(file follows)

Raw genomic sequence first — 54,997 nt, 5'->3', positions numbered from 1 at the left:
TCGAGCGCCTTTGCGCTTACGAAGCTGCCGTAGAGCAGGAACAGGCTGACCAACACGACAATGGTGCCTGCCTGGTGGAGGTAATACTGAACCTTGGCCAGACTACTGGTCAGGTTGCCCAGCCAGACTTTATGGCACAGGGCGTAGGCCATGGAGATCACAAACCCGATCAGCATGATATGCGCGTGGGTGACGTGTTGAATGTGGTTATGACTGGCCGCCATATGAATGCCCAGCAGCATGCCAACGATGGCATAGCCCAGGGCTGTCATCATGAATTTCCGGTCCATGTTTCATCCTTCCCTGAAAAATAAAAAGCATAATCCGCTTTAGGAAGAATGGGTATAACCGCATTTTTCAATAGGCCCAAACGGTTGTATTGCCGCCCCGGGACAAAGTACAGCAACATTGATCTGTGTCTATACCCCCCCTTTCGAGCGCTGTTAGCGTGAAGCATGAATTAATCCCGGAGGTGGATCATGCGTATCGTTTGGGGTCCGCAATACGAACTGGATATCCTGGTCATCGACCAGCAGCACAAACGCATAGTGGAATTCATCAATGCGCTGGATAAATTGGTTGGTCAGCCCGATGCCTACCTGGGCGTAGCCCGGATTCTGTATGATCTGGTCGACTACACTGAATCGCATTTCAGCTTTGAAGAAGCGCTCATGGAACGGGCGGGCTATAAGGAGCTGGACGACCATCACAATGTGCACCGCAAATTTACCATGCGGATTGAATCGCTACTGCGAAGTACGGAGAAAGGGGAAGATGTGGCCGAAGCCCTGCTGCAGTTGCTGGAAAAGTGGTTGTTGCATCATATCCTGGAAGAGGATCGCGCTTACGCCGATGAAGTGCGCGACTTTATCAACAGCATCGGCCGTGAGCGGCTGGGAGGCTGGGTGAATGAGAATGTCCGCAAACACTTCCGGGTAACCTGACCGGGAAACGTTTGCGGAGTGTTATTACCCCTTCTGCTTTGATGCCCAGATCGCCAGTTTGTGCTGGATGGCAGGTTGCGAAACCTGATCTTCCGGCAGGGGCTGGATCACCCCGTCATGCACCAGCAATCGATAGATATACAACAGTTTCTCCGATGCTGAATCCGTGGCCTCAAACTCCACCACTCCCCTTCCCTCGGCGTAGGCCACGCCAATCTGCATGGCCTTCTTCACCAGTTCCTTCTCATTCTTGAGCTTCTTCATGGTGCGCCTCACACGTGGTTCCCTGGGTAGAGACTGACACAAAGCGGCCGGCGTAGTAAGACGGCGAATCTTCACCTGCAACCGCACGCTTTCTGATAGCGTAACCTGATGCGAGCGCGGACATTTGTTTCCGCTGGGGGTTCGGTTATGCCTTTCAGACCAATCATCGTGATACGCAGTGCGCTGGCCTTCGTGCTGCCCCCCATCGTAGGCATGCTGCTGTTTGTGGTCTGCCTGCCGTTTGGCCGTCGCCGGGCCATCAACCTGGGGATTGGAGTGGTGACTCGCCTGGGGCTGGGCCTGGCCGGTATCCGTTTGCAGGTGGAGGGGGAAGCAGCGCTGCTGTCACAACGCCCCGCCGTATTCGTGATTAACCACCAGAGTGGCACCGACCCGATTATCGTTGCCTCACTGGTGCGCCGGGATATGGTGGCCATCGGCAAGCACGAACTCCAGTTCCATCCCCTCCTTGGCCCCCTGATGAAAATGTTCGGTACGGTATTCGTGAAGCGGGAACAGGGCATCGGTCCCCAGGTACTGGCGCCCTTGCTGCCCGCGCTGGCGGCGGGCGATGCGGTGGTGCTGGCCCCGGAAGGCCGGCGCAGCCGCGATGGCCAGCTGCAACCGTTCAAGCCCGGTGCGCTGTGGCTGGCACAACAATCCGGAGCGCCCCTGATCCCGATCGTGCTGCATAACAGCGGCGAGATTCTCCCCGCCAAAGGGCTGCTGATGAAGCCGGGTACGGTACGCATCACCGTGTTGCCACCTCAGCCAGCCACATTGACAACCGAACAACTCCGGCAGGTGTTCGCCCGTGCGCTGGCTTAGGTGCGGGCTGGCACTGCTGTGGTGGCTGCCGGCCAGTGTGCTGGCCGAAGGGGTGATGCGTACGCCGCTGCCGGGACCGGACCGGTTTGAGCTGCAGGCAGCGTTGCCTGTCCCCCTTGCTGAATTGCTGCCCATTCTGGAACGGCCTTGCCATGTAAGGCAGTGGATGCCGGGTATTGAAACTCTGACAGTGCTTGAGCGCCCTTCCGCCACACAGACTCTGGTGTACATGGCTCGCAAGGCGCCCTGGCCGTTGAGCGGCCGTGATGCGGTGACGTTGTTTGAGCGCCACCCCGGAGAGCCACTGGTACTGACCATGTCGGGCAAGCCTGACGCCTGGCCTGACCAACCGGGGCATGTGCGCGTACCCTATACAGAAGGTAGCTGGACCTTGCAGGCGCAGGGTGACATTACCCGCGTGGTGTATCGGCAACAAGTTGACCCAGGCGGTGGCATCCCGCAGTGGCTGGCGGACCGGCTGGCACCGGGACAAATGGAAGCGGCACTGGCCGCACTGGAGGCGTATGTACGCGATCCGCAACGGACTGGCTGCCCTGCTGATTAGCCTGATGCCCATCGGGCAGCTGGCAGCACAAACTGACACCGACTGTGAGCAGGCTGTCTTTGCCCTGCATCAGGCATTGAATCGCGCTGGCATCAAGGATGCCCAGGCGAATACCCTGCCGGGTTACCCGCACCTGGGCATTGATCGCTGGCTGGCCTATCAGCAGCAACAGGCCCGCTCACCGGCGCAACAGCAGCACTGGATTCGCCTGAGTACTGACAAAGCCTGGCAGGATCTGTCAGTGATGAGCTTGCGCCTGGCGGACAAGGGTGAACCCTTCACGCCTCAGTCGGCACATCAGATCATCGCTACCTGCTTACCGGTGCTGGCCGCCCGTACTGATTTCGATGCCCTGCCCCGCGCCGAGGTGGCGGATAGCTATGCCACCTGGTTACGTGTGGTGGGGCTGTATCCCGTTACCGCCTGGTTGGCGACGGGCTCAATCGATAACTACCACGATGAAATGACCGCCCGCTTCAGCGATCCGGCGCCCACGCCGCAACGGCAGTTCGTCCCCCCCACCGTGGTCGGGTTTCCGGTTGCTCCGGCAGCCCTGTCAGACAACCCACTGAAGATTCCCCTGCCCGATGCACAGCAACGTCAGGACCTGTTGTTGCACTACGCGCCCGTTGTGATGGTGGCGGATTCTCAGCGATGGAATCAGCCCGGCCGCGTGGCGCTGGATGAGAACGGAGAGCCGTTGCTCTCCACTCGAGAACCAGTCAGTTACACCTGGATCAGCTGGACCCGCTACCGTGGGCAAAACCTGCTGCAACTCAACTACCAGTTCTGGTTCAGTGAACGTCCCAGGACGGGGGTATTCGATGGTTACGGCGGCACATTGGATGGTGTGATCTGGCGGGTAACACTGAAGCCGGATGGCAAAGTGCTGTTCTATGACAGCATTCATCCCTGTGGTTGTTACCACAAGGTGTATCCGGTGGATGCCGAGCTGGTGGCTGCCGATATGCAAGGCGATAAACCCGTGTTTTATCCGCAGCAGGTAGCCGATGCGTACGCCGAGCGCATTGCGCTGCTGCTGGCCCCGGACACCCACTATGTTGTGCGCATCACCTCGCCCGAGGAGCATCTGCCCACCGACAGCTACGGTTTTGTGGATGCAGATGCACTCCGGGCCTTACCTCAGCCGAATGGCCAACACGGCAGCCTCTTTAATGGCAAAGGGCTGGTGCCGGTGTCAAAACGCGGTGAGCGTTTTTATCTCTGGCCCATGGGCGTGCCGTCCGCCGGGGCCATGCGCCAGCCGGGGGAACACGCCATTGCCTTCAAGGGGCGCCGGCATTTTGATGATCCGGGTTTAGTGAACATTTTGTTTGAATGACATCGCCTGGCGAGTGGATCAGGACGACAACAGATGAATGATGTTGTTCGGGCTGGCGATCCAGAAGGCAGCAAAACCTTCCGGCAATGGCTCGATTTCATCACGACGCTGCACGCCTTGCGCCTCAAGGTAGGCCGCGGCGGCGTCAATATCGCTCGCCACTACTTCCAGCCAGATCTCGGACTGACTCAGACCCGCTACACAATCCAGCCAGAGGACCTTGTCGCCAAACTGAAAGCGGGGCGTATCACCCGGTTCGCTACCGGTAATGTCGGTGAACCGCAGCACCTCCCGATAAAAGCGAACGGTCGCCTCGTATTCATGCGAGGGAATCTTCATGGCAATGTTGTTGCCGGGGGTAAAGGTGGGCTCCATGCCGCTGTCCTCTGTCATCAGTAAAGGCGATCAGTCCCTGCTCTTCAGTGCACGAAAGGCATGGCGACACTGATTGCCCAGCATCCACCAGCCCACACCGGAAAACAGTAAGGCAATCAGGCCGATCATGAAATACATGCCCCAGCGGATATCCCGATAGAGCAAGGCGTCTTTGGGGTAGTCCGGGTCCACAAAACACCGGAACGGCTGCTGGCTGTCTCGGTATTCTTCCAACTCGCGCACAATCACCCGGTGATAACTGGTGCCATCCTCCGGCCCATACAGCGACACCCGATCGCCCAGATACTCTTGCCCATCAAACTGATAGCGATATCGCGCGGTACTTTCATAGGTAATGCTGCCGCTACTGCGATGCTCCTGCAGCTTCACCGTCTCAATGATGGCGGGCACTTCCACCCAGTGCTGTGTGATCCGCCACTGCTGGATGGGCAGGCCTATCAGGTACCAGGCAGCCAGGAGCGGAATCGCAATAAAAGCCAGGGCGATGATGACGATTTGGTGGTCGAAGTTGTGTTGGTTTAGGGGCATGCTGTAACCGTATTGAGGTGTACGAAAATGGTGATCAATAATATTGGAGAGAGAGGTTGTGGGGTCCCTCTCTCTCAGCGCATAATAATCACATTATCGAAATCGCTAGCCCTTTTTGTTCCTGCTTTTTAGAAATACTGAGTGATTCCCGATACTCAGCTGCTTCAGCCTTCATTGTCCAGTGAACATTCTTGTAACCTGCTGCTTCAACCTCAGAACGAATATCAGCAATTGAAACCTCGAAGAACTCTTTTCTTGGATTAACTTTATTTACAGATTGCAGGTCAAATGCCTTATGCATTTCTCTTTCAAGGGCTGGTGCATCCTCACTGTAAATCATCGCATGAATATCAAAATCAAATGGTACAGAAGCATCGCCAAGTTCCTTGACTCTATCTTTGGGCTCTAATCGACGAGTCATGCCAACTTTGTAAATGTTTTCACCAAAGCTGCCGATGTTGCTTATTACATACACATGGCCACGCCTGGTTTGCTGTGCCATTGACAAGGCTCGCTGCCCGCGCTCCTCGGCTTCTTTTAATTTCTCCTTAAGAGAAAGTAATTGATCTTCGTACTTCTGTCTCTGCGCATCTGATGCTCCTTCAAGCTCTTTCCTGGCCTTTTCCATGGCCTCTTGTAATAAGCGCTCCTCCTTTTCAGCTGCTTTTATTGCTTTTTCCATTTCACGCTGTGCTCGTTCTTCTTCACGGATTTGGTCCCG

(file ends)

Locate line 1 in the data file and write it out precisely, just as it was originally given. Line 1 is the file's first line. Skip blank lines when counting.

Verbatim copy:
Raw genomic sequence first — 54,997 nt, 5'->3', positions numbered from 1 at the left: